Further development of regulatory tools for post approval changes, e.g., PACMP could support and encourage the utilization of enhanced development approaches and knowledge-rich submissions by industry.
Here are the rest of my raw notes. To save you time, I bolded the keywords:
“…So far Industry was able to submit a number of Quality-by-design submissions. We’ve
been fortunate enough to gain a fair amount of experience. What I’m going to
talk about today is where we are and predominantly about where
Pharma has put together some recommendations for moving forward
with the implementation of quality by design and regulatory
The contents of the talk are, what is the problem with QbD from
a regulatory perspective? What are the barriers of innovation
and continual improvement? The status of the regulatory
implementation of QbD and recommendation based on the white
papers that Pharma has generated.
Then, some brief discussion on global harmonization.
Nicholson Price is an attorney who is up in Boston and he has
done a fair amount of scholarship and research on what the
problem is with quality by design. Recently, put a draft paper
in place that I happened to read and these were quotes from him
and he said,’ basically contrary to widespread perceptions, drug
manufacturing is typically expensive, inefficient and non-
Making matters worse, regulation actively impedes innovative
changes to manufacturing methods through substantive and
procedural varies across the lifespan of a drug.’ He issued a
number of references that contain numbers about product recalls,
shortages, problems with products in the industry that are
And is estimated and it has been estimated, and McKinsey did
some work on this and I think these numbers are a bit soft, but
they estimate at about $50 billion a year in waste attributed to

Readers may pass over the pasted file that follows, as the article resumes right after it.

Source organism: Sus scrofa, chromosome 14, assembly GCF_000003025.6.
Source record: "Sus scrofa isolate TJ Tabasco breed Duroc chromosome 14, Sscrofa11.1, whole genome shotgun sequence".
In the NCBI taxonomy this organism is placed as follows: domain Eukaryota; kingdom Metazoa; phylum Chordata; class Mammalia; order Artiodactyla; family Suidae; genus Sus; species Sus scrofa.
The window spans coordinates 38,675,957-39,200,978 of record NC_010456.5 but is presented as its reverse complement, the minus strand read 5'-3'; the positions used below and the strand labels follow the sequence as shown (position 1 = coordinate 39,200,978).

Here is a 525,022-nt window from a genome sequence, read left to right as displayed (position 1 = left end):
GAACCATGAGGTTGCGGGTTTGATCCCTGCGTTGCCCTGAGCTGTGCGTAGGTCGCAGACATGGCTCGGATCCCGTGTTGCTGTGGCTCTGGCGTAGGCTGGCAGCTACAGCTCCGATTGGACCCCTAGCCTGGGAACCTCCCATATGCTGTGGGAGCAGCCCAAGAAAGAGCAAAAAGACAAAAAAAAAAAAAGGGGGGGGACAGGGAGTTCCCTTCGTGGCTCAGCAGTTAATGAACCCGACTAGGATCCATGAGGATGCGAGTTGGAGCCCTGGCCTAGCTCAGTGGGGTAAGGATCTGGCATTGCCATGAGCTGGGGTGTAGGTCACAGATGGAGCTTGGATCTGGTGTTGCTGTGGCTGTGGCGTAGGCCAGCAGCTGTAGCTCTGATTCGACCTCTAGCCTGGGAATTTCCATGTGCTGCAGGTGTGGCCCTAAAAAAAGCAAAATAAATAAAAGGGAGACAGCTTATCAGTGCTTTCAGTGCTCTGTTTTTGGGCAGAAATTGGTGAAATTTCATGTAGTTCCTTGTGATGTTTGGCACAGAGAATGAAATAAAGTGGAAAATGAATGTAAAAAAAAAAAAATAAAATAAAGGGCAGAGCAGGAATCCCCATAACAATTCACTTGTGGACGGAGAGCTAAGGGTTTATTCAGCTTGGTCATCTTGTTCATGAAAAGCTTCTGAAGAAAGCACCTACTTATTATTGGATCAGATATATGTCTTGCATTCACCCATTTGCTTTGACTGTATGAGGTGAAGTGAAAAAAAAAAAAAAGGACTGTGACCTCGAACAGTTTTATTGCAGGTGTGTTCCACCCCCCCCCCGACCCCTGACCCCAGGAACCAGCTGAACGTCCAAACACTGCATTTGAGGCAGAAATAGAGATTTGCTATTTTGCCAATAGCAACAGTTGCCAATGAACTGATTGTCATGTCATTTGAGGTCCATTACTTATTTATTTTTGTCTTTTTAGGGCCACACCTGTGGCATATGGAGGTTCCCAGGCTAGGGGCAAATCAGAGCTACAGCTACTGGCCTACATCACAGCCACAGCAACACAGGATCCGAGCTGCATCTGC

these recalls and these problems.
As a result, the industry has been kind of going in a circle. I
think most of us in industry looked in quality by design as an
opportunity to improve the way we would do innovation and get
innovation submitted in regulatory submissions.
So you had an old or underdeveloped manufacturing process and
you could be in the position where you might even be doing a
drug recall or you might have a shortage or an inventory
You might consider doing some manufacturing innovation to
increase the robustness of your process to avoid that and you
would look at that as an opportunity to gain some flexibility if
QbD kind of offered that to us initially. That’s where we
thought we were going initially. Innovation design for
regulatory compliance though became the mantra and not for
quality, specifically. We were looking poorly at whether or not
we could be compliant. That didn’t give us much incentive.
As a result, many companies have chosen not to improve a lot of
their older process, particularly for their older products. And
as you can see this is a bit of a circular discussion.
Could quality by design be the cure? I think, initially, most of
us thought because its science based, its risk based, it’s
prospective, it could be. But how much effort and how much
difficulty there may be where the challenges lay was really what
would determine whether or not it was going to be successful.
Now, purely from a physical implementation, actually doing
quality by design, most industry believes that it has been very,
very good to do quality by design. None of have said that it
isn’t, because it’s the right thing to do.
You’re looking at your process in advance; you’re trying to
figure out how to design that process so that it will not fail.
And we spent a tremendous amount of time making sure that we can
justify the process and the product knowledge that we have and
use it as well as we can.
I think where we have had the issues and the challenges is the
misunderstanding between what we do and what we provide to the
regulators and then what they see and what they don’t see.
That’s what I’m going to talk about next. That was part of what